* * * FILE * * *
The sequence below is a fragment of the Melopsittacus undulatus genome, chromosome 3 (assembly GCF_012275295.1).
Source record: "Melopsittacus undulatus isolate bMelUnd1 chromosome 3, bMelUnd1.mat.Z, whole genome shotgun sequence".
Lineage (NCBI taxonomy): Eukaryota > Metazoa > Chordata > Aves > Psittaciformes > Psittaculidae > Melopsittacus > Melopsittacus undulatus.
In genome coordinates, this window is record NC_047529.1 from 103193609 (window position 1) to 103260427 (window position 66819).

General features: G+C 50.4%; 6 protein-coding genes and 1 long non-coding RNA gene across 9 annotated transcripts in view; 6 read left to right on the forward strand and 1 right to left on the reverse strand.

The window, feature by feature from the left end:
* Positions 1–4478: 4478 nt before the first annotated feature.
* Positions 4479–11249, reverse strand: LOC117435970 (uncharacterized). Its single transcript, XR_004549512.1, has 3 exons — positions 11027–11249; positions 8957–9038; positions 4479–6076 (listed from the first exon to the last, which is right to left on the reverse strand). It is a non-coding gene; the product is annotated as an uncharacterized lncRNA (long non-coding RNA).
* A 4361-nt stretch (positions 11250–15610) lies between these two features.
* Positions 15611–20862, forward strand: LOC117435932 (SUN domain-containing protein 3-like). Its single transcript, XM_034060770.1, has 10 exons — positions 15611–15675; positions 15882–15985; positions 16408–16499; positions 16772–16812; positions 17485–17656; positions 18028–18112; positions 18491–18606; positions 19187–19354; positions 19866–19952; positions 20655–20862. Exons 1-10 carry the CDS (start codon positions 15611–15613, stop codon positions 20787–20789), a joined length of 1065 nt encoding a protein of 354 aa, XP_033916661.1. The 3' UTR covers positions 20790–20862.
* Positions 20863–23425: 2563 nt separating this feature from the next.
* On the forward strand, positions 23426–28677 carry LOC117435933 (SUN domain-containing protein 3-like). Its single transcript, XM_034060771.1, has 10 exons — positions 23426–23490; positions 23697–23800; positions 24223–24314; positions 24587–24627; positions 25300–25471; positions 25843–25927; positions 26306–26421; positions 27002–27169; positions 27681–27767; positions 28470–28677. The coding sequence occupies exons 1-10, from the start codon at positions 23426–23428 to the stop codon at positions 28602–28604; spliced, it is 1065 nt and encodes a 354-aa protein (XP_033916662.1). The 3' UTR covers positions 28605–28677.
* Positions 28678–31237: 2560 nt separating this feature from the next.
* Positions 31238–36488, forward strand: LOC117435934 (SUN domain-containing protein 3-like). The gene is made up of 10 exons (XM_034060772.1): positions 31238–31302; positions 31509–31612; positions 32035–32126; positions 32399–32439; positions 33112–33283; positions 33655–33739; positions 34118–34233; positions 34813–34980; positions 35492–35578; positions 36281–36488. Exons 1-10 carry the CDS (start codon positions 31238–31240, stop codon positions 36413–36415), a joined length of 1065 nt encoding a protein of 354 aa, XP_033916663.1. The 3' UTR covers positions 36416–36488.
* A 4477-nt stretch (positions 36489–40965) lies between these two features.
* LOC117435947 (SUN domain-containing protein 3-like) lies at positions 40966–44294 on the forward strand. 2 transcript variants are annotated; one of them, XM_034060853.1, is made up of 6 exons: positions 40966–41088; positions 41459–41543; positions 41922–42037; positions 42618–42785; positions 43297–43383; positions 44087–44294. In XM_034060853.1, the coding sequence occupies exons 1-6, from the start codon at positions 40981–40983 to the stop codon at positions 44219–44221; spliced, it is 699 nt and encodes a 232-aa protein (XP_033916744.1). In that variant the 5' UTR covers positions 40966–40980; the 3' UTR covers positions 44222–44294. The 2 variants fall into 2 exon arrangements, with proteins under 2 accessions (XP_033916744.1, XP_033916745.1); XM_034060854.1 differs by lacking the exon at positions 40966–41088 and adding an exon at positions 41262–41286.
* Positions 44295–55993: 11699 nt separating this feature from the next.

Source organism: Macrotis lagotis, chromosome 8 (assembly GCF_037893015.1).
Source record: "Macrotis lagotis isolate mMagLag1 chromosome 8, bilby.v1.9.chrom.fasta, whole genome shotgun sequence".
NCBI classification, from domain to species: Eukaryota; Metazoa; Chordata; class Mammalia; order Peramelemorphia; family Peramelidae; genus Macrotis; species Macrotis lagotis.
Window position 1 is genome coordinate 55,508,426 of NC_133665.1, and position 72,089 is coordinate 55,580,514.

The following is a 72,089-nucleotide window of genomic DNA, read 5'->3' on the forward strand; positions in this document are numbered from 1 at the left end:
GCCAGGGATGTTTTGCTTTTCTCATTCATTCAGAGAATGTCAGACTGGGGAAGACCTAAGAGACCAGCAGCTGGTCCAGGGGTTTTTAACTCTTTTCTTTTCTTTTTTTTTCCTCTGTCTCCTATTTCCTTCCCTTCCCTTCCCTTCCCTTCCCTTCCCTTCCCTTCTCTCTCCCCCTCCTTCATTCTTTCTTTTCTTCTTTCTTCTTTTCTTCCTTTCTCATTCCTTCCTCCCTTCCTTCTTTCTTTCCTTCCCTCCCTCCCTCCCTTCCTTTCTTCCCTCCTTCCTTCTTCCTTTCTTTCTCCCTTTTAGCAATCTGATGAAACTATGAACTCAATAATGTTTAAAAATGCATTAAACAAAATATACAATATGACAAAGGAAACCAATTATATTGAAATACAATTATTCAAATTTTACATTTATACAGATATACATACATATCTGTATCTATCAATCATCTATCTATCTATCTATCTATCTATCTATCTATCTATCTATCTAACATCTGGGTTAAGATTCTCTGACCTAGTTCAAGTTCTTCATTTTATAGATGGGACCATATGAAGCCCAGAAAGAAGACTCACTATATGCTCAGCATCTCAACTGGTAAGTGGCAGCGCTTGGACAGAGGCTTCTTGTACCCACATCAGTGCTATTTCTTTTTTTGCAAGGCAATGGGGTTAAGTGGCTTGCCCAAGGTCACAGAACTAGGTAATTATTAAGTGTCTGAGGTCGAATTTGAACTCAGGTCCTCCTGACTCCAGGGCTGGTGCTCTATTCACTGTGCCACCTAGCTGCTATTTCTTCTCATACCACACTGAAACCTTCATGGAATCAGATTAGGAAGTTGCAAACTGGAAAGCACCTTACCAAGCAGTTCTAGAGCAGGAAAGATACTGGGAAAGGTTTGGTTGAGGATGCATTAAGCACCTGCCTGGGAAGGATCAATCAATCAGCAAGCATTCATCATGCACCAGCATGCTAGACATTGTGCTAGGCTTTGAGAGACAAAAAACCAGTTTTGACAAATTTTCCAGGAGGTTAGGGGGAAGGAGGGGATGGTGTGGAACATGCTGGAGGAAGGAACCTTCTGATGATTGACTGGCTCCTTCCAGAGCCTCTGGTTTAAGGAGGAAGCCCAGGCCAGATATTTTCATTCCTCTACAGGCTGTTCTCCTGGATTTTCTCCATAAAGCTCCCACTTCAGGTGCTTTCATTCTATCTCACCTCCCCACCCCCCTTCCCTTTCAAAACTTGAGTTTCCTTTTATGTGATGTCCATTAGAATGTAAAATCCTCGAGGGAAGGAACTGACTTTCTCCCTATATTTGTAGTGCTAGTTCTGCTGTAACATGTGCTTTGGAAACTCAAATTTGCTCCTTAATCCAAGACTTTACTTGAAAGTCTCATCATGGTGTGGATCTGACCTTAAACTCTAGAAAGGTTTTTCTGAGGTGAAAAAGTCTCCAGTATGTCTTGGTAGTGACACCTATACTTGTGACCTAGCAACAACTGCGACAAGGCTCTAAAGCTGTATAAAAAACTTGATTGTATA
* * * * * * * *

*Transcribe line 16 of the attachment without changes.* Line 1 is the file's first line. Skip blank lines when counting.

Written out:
* LOC117435947 (SUN domain-containing protein 3-like) lies at positions 40966–44294 on the forward strand. 2 transcript variants are annotated; one of them, XM_034060853.1, is made up of 6 exons: positions 40966–41088; positions 41459–41543; positions 41922–42037; positions 42618–42785; positions 43297–43383; positions 44087–44294. In XM_034060853.1, the coding sequence occupies exons 1-6, from the start codon at positions 40981–40983 to the stop codon at positions 44219–44221; spliced, it is 699 nt and encodes a 232-aa protein (XP_033916744.1). In that variant the 5' UTR covers positions 40966–40980; the 3' UTR covers positions 44222–44294. The 2 variants fall into 2 exon arrangements, with proteins under 2 accessions (XP_033916744.1, XP_033916745.1); XM_034060854.1 differs by lacking the exon at positions 40966–41088 and adding an exon at positions 41262–41286.